Australian airline Qantas has announced plans to cut at least 6,000 jobs and keep 15,000 more employees on extended furlough as part of a cost-cutting plan to try and stay afloat amid the coronavirus pandemic.
The airline, which employs about 29,000 people, said plans to reduce costs and raise fresh capital also include grounding 100 planes for a year or more and immediately retiring its six remaining Boeing 747 planes.
Alan Joyce, chief executive of Qantas, said shrinking the airline was necessary to brace for several years of much lower revenues and furloughed staff faced a long interruption to their airline careers.
“The actions that we’re taking will have a huge impact on thousands of our people. This is something that weights very heavily on all of us,” he told reporters on Thursday.
“This is something that we don’t make a decision on very easily. But the collapse of billions of dollars in revenue leaves us with little choice if we are to save as many jobs as possible longer term.”
Mr Joyce said although Qantas had entered the pandemic in a better position than most airlines and remained optimistic about the future, the crisis “has still hit us very, very hard” and added the impact will “be felt for a long time”.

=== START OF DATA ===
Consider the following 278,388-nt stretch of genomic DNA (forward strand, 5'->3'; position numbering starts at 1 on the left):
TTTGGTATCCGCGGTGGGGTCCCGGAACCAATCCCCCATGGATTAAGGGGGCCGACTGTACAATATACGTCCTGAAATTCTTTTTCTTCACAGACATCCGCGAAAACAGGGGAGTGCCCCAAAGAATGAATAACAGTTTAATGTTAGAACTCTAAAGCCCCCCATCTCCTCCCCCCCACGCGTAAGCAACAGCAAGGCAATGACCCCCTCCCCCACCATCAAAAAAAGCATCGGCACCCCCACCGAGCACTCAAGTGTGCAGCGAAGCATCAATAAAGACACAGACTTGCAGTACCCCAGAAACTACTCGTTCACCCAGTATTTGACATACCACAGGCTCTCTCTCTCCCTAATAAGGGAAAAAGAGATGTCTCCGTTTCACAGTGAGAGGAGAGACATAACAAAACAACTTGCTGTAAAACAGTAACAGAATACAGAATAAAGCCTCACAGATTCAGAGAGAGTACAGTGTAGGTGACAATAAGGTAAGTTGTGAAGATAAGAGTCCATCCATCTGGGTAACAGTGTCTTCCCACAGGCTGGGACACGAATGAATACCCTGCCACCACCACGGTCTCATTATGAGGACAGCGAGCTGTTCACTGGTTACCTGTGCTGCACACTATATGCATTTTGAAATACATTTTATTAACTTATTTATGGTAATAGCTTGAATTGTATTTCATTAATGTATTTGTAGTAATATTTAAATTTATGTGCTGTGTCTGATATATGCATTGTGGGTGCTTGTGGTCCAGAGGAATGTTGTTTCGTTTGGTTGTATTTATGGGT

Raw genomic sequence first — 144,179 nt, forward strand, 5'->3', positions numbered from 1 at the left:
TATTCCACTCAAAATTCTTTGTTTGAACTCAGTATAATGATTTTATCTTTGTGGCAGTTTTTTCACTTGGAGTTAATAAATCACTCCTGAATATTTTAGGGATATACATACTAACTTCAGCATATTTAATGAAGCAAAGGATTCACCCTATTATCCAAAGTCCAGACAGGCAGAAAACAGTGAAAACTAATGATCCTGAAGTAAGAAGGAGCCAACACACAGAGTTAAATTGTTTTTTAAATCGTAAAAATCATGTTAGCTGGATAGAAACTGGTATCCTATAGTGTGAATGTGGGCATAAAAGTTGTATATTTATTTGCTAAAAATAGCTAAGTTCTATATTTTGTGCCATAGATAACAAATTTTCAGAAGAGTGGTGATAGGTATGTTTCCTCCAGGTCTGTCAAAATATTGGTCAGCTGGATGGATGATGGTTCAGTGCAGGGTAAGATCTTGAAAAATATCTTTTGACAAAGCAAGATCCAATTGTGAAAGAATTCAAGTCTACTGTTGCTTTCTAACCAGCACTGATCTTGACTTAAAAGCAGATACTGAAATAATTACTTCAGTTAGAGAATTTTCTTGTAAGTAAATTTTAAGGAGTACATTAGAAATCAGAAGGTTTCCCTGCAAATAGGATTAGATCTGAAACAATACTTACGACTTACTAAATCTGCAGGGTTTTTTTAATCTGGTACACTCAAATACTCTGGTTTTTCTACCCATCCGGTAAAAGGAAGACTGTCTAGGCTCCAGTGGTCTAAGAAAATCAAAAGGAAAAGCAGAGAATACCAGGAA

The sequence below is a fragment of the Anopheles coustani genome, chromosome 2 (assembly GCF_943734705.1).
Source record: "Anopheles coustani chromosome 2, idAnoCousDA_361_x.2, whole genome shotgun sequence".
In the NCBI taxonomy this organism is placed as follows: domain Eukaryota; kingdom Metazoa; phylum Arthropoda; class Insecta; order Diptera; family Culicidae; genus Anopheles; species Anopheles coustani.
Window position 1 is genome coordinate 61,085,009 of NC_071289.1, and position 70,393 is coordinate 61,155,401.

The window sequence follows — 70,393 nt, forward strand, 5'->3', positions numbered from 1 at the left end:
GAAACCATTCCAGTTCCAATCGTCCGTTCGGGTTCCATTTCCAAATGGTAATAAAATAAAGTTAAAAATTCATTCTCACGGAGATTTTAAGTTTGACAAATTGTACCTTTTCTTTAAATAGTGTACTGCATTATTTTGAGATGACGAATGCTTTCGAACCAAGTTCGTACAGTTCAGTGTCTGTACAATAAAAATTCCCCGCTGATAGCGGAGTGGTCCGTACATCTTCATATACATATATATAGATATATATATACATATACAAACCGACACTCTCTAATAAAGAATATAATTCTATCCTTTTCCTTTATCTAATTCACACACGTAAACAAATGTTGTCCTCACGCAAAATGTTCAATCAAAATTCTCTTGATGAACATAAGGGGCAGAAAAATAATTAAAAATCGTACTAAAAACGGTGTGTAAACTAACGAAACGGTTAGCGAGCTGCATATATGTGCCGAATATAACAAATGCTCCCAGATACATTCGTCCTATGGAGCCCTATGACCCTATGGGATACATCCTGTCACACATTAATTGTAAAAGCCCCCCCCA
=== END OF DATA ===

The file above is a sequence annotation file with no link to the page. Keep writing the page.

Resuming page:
He said he expected just 8,000 employees to be working again by next month and 15,000 by the end of the year. With international routes opening again over the next two years, Mr Joyce said he hoped the workforce would increase again to 21,000.
The job losses would include at least 1,450 from mostly corporate roles, 1,500 in ground operations including baggage handling, 1050 cabin crew, 630 in engineering and 220 pilots. Some contractors, particularly in information technology, would also be out of work.
The airline planned to be back to 40 per cent of its pre-crisis domestic flying by July, but international routes would take much longer to return.
In a plan filed with the Australian stock exchange, Qantas said it would reduce costs by A$15 billion (approximately £8.3 billion) over three years and raise new equity of A$1.9 billion to help accelerate the airline’s recovery and position it for new opportunities.
In an interview with Australian broadcaster 9Now, Mr Morrison said the cuts were “absolutely devastating”.
“I was at Qantas just as Covid-19 was escalating and I went down there to thank the staff for the amazing work they did in getting Australians out of Wuhan in China… So I am gutted by this and I know they’ll be gutted,” he said.
“The support we have in place for JobSeeker, which is double the normal rate, and the employment programs and training that will be there to get them back into other jobs, and I know Qantas will do the right thing by them too.”
Additional reporting by AP